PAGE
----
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Joint Special Comm. on the Marshpee Indians. Report, 1834
SEE ALSO 52538, 52541 Senate No. 65. On March 17, 1834, the Joint Committee on the Marshpee Indians submitted a report. The Committee absolved the
Overseers and Minister of any wrongdoing in the recent unpleasantness. The Committee regarded the Indians "in a state of pupilage, as children of
the Commonwealth." The government should advance their enjoyment of civil rights, so now the area would be a district with one Commissioner and three
selectmen: overseer of the poor, highway surveyor, and school commissioner. An Act to establish a District of Marshpee, 1834. The Plantation of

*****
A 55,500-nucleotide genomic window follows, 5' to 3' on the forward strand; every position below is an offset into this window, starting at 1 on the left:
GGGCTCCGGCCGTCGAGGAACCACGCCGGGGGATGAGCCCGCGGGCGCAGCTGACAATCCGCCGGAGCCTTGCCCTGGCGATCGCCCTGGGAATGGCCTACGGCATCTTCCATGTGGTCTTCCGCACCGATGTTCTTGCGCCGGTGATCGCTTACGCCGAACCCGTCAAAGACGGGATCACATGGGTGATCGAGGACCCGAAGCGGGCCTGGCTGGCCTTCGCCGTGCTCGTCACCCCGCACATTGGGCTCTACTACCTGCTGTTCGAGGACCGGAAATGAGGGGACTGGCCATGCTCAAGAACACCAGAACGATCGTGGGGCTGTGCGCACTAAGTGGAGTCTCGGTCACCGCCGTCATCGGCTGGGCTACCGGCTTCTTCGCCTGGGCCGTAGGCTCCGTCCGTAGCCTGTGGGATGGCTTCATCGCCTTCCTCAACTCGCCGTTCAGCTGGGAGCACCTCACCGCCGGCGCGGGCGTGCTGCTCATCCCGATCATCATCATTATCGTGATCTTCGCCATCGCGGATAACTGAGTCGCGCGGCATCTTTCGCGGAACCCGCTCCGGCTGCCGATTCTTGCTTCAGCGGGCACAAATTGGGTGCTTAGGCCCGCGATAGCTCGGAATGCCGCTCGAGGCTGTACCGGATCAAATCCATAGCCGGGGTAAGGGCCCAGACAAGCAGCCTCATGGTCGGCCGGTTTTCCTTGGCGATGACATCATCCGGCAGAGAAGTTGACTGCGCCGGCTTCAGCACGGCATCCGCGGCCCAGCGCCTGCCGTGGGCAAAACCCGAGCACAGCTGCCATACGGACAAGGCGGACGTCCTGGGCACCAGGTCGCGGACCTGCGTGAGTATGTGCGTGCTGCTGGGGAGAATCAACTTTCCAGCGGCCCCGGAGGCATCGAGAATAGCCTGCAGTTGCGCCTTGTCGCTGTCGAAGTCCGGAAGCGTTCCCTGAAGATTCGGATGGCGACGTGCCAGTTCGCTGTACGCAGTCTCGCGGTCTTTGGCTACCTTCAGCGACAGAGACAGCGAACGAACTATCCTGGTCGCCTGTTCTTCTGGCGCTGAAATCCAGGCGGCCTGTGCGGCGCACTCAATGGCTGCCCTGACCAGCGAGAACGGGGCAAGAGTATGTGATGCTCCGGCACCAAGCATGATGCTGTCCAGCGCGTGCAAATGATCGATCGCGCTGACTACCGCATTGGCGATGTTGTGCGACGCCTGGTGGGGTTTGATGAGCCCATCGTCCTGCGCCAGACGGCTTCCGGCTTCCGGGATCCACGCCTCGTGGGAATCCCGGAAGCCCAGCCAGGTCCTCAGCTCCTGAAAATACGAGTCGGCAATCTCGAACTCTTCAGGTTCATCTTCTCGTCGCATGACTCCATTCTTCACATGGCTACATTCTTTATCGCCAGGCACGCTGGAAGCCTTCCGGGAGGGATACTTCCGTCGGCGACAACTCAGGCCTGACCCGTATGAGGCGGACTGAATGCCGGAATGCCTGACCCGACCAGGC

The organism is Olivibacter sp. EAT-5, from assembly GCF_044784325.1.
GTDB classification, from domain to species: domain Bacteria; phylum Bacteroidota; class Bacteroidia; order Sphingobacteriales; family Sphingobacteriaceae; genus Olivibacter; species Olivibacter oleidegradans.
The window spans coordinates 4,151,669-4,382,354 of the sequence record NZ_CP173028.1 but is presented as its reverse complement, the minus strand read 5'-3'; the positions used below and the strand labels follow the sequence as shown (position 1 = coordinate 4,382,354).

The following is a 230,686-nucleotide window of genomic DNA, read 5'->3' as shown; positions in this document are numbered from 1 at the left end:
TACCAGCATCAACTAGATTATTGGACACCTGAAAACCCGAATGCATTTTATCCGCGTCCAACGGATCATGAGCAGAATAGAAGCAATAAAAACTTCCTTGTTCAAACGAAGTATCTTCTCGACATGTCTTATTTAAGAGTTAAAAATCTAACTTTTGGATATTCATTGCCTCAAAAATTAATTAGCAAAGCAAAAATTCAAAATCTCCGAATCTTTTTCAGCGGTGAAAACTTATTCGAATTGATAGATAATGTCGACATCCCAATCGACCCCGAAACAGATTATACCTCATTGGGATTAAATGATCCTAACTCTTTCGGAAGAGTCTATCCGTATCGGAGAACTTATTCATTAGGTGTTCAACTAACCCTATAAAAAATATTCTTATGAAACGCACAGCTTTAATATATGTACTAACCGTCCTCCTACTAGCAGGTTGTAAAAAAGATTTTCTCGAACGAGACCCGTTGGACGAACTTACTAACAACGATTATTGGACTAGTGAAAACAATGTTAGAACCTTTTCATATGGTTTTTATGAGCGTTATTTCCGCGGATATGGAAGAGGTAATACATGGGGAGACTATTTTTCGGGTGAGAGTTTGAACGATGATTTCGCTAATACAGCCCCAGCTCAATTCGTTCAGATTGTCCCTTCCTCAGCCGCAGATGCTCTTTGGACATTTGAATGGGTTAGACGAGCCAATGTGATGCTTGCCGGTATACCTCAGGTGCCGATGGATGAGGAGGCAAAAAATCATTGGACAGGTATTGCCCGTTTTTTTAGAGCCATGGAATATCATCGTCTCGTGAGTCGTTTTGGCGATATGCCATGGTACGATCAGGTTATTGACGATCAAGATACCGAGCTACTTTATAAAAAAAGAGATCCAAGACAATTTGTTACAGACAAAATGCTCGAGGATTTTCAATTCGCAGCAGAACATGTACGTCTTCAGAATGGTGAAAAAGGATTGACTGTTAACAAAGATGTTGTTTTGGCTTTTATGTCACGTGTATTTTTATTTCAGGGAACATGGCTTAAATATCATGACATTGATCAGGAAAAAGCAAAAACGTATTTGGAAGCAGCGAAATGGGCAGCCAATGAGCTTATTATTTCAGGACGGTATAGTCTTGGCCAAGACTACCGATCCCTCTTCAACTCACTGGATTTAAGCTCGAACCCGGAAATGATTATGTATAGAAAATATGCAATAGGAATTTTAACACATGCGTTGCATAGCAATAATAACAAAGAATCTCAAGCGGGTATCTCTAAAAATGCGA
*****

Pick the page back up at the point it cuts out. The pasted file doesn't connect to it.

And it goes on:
Marshpee and its inhabitants would be a district. The Governor would select a resident of Barnstable to be the Commissioner/Treasurer of both the Marshpee
and Herring Pond Indians and the residents 21 and older would vote for selectmen at a meeting in the spring. Besides their specific duties, they
would also be responsible for the common land. Wood, the principal crop, could only be cut by inhabitants, and only as much as could regrow in a year.
No land could be sold to outsiders. No alcohol sales allowed and the residents were free of state and county taxes. (Digitized from a microfilm copy
of title originally held by the Massachusetts State Library).
Title:   Ordered, that so much of the governor's message of the 24th inst., as relates to the Marshpee Indians, be committed, with the accompanying documents, to Messrs. Barton and Strong, with such as the House may join.
OCLC Number:   1401990427
Available Volumes
NameFiche CountOnlinePaper Backup
Vol. 1YesNo